This essay on Delicious Tacos, about the life and death of an $800 Mercedes-Benz diesel sedan, drove home one of the unfortunate realities of living in a snowy climate: it’s nearly impossible to find anything for $800 that hasn’t been completely consumed by oxidization.
For those who don’t have to deal with road salt, there are lots of vehicle choices available. Former EIC Niedermeyer told me that his first car was purchased for a few hundred dollars in cash. My friend Jake, who lives in Florida, was able to buy a very nice 1996 F-250 Powerstroke for about $3,000 – the same truck would cost at least 50 percent more up where I live, and would have some kind of rust that needed repairing.
An $800 budget is a tough budget to adhere to, but $1,600, or the price of one gold Krugerrand bought at a precious metals dealer, gives you a bit more breathing room. By comparison, the $5,000 budget set forth by Thomas seems opulent. In my area, Kijiji, not craigslist, is the go-to for buying or selling a car, and a quick search yielded a couple interesting prospects.
The first is an Infiniti G20. I’ve always had a soft spot for these cars, even though plenty of people disliked them. I don’t know where my affinity stems from, but I’ll blame it on too much exposure to early 1990’s Car and Driver, Motorweek and the fact that my neighbor had one with swapped-in Nissan Primera badges, before the “JDM” craze ever even hit. The white example has about 157,000 miles on it and is apparently mechanically sound, but has some cosmetic issues. For $900, I have enough left over to get a cheapo re-spray of the hood.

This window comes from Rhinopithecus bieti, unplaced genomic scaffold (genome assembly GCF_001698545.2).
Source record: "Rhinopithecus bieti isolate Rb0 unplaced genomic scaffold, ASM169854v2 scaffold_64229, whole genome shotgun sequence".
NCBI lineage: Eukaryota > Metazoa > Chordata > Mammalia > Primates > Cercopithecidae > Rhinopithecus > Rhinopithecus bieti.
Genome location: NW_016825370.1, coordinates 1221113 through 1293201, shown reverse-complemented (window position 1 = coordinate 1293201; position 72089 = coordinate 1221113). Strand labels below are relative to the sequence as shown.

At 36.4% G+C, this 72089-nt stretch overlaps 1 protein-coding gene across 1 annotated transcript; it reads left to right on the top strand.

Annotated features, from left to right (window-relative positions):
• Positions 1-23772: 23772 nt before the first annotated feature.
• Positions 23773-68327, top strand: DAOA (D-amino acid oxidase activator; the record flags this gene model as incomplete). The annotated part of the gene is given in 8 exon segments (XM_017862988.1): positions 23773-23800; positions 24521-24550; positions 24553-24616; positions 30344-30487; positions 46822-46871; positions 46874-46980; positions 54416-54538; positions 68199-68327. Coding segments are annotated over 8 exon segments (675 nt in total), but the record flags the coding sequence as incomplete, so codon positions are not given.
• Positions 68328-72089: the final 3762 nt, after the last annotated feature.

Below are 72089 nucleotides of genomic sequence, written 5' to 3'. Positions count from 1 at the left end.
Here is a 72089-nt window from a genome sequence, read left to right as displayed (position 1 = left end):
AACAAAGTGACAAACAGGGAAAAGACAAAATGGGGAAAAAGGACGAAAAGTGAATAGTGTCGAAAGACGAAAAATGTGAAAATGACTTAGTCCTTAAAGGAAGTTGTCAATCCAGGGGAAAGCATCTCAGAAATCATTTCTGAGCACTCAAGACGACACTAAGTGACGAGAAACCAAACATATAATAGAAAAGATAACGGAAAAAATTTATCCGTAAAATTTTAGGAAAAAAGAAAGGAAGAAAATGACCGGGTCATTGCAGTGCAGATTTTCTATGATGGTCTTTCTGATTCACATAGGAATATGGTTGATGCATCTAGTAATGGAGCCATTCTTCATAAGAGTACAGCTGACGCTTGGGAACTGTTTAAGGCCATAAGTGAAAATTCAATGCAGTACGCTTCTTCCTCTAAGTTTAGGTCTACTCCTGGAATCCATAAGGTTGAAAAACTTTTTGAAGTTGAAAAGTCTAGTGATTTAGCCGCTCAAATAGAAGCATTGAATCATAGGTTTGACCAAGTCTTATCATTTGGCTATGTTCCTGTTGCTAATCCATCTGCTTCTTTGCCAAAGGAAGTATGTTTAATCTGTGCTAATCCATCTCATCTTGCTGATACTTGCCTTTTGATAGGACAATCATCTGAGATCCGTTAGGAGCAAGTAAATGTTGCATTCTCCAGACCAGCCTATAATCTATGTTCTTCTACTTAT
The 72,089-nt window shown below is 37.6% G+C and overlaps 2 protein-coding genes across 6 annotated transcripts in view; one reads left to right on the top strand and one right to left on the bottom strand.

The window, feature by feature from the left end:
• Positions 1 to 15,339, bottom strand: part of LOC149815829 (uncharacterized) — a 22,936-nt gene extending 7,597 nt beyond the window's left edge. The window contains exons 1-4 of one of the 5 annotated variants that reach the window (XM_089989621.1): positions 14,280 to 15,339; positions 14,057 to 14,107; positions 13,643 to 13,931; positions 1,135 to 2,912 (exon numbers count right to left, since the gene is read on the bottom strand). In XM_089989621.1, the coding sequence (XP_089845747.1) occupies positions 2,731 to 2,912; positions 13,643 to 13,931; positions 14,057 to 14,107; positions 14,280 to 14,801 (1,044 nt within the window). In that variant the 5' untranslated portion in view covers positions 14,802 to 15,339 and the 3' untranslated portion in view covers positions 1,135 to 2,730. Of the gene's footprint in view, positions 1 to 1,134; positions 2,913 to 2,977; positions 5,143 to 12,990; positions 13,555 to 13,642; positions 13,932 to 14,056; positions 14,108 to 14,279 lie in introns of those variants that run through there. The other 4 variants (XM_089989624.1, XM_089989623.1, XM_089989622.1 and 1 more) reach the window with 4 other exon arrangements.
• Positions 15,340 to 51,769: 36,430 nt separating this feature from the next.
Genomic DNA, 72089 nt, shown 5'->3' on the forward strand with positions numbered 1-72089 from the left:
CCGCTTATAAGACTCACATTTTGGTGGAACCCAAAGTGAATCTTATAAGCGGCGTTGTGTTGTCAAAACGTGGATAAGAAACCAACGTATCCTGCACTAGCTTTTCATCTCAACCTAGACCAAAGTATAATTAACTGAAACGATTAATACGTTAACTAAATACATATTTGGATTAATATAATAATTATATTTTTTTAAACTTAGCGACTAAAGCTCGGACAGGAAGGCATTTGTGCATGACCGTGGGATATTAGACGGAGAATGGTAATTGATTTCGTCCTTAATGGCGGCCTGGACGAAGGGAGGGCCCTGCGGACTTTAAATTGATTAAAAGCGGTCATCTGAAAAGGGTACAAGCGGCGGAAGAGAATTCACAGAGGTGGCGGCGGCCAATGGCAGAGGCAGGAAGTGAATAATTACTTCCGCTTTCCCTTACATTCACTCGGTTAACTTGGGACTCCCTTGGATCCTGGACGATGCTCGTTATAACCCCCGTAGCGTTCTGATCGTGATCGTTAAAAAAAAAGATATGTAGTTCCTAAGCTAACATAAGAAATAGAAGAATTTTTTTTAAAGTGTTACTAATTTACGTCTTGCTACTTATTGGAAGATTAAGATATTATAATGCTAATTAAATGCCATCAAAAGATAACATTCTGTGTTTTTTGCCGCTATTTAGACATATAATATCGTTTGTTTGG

For those that are feeling brave, we have a true Steve Lang Mileage Champion – a 1995 BMW 525i wagon. With a stick shift. And 267,000 miles on the odometer. Apparently it runs well but needs “exhaust, brakes and body work [sic]” to pass our wonderful emissions and safety inspections. Now that I have access to a shop, the exhaust and brakes could be knocked off in reasonable time, depending on their severity. I’m not sure what kind of bodywork is needed, but I’m not optimistic. Nevertheless, something pathological has compelled me to email the guy and ask about it.
Granted, none of those cars are even worth as much as one krugerrand, which would seem to take away the whole novelty of paying in gold bullion. Luckily, the Royal Canadian Mint has a solution, with their half ounce gold coins. Or I could always pay with 4 Bitcoins.
If you live in a nice climate where the cars are free of salt, let’s see what you can come up with for less than the cost of a gold coin. If you live in a crappy climate and find something cool, post it up anyways.